SAN FRANCISCO – As warm as life may seem, Tammy Kiely may seem at the first meeting, she is no stranger to the drama.

After nearly 20 years at Goldman Sachs, Kiely, global head of semiconductor and automotive banking, helped buy and sell multi-billion dollar companies, helped by the collapse of transactions in the wars of international trade and on behalf of semiconductor giants such as Qualcomm, Micron. and Nvidia.

She is one of the most influential women in the investment banking and semiconductor industry, both known for their follow-up and predominantly male boards of directors. And she is very much appreciated by the companies that hire her.

The subtleties of Kiely's day-to-day work hit the headlines in March 2018 after President Donald Trump blocked San Diego-based Broadcom's hostile takeover on behalf of Qualcomm at $ 117 billion. dollars, on the ground that it had been acquired. a threat to national security.

Qualcomm had been engaged for 17 months as part of its efforts to acquire its Dutch competitor NXP for $ 44 billion, an agreement blocked in expectation of regulatory approval from the Chinese government.

"There was a time when if we did not talk to them every day, we would be a little perverse," Kiely said in an interview at Goldman's headquarters in San Francisco. (Near the entrance to California Street Tower is a 200-ton black granite sculpture by Masayuki Nagare, ironically nicknamed by local people as "The Heart of the Banker".)

In June, still waiting for the blessing of China, Qualcomm decided to cancel everything. Then, in December, at the time of the policy, Chinese President Xi Jinping told Trump that he would approve the Qualcomm deal when he met him again.

After months of absence, Qualcomm announced that the agreement with NXP was officially canceled and Goldman lost the majority of its fees on this multi-year deal of $ 44 billion.

"Regulation is a primary consideration in M ​​& A negotiations right now," said Kiely, citing the diplomatic debacle. "Mergers and acquisitions of semiconductors would have been more numerous this year if the regulatory and business environment had not been respected."

No art, just engineering

Kiely stands out as one of the most influential women in the investment banking industry. She was a partner at Goldman in 2014, and this fall she was promoted to Client Relationship Manager for All Technology, Media and Telecommunications, alongside Banker Kim Posnett.

According to a 2017 demographic report, at Goldman Sachs, which famously replaced a white bald CEO in October, only 21.6% of executives and executives were women.

In semiconductors, the straits are just as serious.

Lisa Su, President and CEO of Advanced Micro Devices, is the only female CEO in the industry. Nvidia, whose suite C is relatively diversified thanks to the financial director, Colette Kress, and the executive vice president, Debora Shoquist, has a council composed of 18% women. Competitors like Intel and Qualcomm are only getting slightly better.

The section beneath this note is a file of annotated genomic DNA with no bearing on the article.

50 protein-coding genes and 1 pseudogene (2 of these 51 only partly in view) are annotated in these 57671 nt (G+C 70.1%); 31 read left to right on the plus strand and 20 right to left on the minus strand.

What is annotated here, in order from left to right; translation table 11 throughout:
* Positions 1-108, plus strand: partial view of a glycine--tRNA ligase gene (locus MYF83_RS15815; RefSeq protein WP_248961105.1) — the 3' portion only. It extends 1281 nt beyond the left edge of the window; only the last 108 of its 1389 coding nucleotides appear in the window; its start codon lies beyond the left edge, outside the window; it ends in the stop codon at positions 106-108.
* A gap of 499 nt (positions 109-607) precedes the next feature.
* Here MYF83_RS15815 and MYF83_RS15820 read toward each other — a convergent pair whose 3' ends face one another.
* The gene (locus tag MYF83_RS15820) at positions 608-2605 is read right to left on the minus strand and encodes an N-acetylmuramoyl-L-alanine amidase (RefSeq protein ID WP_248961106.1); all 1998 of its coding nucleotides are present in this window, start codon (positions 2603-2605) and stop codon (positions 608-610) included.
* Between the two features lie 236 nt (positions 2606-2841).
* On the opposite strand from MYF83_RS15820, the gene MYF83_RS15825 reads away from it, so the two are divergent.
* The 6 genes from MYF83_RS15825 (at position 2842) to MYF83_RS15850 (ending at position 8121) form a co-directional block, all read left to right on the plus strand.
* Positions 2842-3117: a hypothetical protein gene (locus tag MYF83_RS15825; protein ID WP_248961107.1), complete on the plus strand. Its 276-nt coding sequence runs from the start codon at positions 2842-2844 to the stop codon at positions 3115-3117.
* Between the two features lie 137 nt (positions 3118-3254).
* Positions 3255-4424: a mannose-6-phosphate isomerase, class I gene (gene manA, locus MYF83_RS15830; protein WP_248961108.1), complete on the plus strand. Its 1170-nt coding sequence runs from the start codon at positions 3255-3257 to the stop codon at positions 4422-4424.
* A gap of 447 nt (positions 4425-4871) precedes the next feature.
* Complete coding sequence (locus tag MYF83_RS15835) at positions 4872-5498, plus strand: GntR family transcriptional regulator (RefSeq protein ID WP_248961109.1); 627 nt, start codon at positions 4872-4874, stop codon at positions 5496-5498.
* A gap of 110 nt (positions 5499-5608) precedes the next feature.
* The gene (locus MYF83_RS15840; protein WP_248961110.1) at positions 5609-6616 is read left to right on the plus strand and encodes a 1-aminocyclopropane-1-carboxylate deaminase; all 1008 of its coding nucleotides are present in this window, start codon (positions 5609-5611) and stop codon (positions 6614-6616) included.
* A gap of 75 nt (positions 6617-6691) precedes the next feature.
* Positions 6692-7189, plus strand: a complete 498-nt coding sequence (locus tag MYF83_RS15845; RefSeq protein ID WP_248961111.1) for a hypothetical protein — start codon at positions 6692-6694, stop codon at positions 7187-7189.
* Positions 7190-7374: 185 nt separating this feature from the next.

Although the statistical probabilities may be against her, Kiely is right.

"I grew up with semiconductor data books on our coat.We had no art, it was daddy 's engineering," said Kiely. Hollis Johnson / Business Insider

Born and raised in the San Francisco Bay Area, Kiely was first introduced to the world of semiconductors by her father, who designed the military power supplies.

"I grew up with data books about semiconductors on our coat.We had no art – it was Daddy 's engineering," she said. .

After graduating from California Polytechnic State University, an engineering school three and a half hours from San Francisco, she was an auditor at KPMG, where she worked closely with semiconductor companies. conductors.

From there, she went to Stanford's Graduate School of Business, "with the desire to gain more experience on Wall Street," she said, before landing a full-time job at Goldman after graduating.

Today, between two trips to Asia and Europe, Kiely still lives in the San Francisco Bay Area with her husband and two teenage sons, one of whom is autistic.

"My children and my family are extremely important to me – it's a big part of who I am," said Kiely, adding that her schedule was helped in part by her husband, who works as a psychologist at the Bay.

"He listens well, and he has been an excellent partner for me in terms of family management and absent non-parents," she said.

200,000 miles a year

If you're looking for Kiely, she's probably on a plane. She estimates she travels about 200,000 miles a year, thanks to weekly flights and monthly trips abroad. Her routine is to sleep on board a plane, to take meals at her usual California schedule and to take the time to run – wherever she is.

In the past, many of these trips were to Taiwan. But in 2018, the trade war between the United States and China put the semiconductor agreements in the region on hold. She focused more on Japan, with occasional trips to Europe and Israel.

The consolidation of semiconductors, which used to be an oil fund for bankers like Kiely, was no longer what it was. While acquisitions in the chip industry peaked at $ 107.3 billion in 2015, transactions of just $ 23.2 billion were completed in 2018, according to the firm. IC Insights.